When Mazda revealed its first mass-market electric vehicle, the MX-30, the world glossed over its avant-garde design details like suicide doors and sustainably sourced interior materials to focus on its weakest attribute: Range.
With just 124 miles (WLTP) of range, the MX-30's reach falls short of many consumer's preconceptions on range needed. Given that fear of running out of juice, why did Mazda seemingly handicap the MX-30 and potentially turn off even EV-friendly car buyers? According to Christian Schultze, the director of Mazda Europe's R&D center, the MX-30's 35.5-kWh battery isn't inadequate; it's "responsibly" sized.
Schultze told Automotive News Europe that Mazda calculated the long-term carbon impacts of EVs with small batteries versus those with large (using 95 kWh as an example), and found that regardless of battery size, EVs leave the production line with an environmental debt to pay. Assuming Mazda's chart (below) correlates accurately with its math, a 35.5-kWh MX-30 with zero miles on it has already had an environmental impact approximately equal to that of a diesel Mazda3 with about 26,000 miles on it and that's not nothing.
An EV with a 95-kWh battery, Mazda suggests, has a carbon debt equivalent to an approximately 72,000-mile diesel Mazda3, and it will make up lost ground more slowly than a small-battery EV because it has to use a little extra energy to lug around that bulky battery. More energy use means more electricity generation, and more drain on the electrical grid means a greater net carbon impact.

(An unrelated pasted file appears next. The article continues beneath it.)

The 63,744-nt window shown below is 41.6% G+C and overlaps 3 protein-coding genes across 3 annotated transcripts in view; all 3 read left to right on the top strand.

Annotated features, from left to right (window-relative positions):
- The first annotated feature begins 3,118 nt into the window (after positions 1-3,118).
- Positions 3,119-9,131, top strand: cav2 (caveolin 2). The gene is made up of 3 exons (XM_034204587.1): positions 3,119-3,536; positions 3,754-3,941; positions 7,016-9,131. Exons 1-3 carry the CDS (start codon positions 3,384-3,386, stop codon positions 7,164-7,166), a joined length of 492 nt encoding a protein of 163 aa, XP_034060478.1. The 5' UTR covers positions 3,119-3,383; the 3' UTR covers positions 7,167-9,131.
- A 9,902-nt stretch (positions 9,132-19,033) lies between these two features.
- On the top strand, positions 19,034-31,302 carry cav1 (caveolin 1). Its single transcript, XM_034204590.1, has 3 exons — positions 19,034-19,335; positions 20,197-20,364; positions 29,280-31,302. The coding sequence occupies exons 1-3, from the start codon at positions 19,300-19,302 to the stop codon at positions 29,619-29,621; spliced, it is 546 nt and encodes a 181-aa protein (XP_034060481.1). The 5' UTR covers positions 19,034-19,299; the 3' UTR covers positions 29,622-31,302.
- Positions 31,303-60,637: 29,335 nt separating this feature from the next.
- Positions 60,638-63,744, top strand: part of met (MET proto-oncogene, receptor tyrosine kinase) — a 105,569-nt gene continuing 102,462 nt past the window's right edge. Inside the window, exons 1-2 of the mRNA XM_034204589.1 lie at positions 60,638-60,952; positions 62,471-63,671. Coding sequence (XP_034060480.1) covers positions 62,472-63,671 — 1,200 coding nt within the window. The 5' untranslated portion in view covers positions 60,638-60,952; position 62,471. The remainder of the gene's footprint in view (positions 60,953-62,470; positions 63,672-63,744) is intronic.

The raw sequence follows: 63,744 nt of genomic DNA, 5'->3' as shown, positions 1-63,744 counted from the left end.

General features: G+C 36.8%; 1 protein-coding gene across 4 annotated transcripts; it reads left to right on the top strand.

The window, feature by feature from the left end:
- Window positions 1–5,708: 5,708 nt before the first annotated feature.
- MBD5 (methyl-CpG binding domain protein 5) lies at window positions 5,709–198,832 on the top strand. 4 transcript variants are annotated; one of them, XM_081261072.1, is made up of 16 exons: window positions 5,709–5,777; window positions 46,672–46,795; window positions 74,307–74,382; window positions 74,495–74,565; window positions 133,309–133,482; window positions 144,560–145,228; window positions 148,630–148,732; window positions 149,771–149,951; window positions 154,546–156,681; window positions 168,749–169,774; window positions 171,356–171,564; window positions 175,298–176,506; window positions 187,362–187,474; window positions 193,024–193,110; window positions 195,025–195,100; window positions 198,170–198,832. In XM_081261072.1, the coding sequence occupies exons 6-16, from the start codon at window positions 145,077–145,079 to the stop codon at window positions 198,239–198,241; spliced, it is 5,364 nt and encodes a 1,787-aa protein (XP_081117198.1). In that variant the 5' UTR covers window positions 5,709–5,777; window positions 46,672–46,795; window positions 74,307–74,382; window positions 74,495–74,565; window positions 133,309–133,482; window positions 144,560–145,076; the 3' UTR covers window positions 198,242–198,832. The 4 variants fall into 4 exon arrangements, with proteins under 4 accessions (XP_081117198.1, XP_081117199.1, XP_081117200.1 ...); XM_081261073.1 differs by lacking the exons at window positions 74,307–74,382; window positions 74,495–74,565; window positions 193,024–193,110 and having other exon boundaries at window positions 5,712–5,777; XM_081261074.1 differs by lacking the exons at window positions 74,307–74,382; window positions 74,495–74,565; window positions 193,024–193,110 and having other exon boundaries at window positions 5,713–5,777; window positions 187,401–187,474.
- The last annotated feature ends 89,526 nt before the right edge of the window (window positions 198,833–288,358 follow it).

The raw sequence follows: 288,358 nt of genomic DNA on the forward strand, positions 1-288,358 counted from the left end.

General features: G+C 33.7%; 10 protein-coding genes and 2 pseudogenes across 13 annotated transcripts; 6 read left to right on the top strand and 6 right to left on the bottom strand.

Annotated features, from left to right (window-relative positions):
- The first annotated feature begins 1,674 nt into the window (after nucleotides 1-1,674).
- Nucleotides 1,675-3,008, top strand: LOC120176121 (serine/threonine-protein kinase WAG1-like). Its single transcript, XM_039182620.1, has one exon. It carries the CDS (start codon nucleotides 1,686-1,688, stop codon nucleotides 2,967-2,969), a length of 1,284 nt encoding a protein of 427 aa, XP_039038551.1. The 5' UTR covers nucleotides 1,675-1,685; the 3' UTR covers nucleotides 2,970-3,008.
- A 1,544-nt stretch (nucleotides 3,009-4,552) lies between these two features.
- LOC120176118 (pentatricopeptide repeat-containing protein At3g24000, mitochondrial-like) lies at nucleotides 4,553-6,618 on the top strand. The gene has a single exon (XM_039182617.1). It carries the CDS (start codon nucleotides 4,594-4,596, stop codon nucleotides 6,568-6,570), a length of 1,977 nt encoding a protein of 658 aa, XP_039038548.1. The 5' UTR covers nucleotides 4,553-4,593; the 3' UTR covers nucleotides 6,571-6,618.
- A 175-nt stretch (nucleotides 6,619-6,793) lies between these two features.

Mazda reached this conclusion based on a model that predicts an EV will need a battery replacement at 100,000 miles, though admittedly, this doesn't make sense for EVs with larger batteries. Automakers don't just stuff the biggest possible packs into their EVs to increase range; larger batteries also suffer slower degradation given equal driving conditions, and should theoretically offer longer service intervals.
Between unverified accounts of Teslas accumulating hundreds of thousands of miles on their original batteries with minimal degradation, Mazda's questionable battery replacement interval, and doing what math teachers call not showing your work, we have reason to doubt Mazda's insinuation that big-battery EVs are inherently less responsible than those with smaller batteries.
This isn't to say that Mazda can't be onto something, but until we see its numbers or have access to a larger sample size of high-mileage EVs for a better understanding of battery degradation, we can't quite trust Mazda's conclusion. In other words, get out there and put some miles on your EV's odometer. For science, of course.
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h/t Car and Driver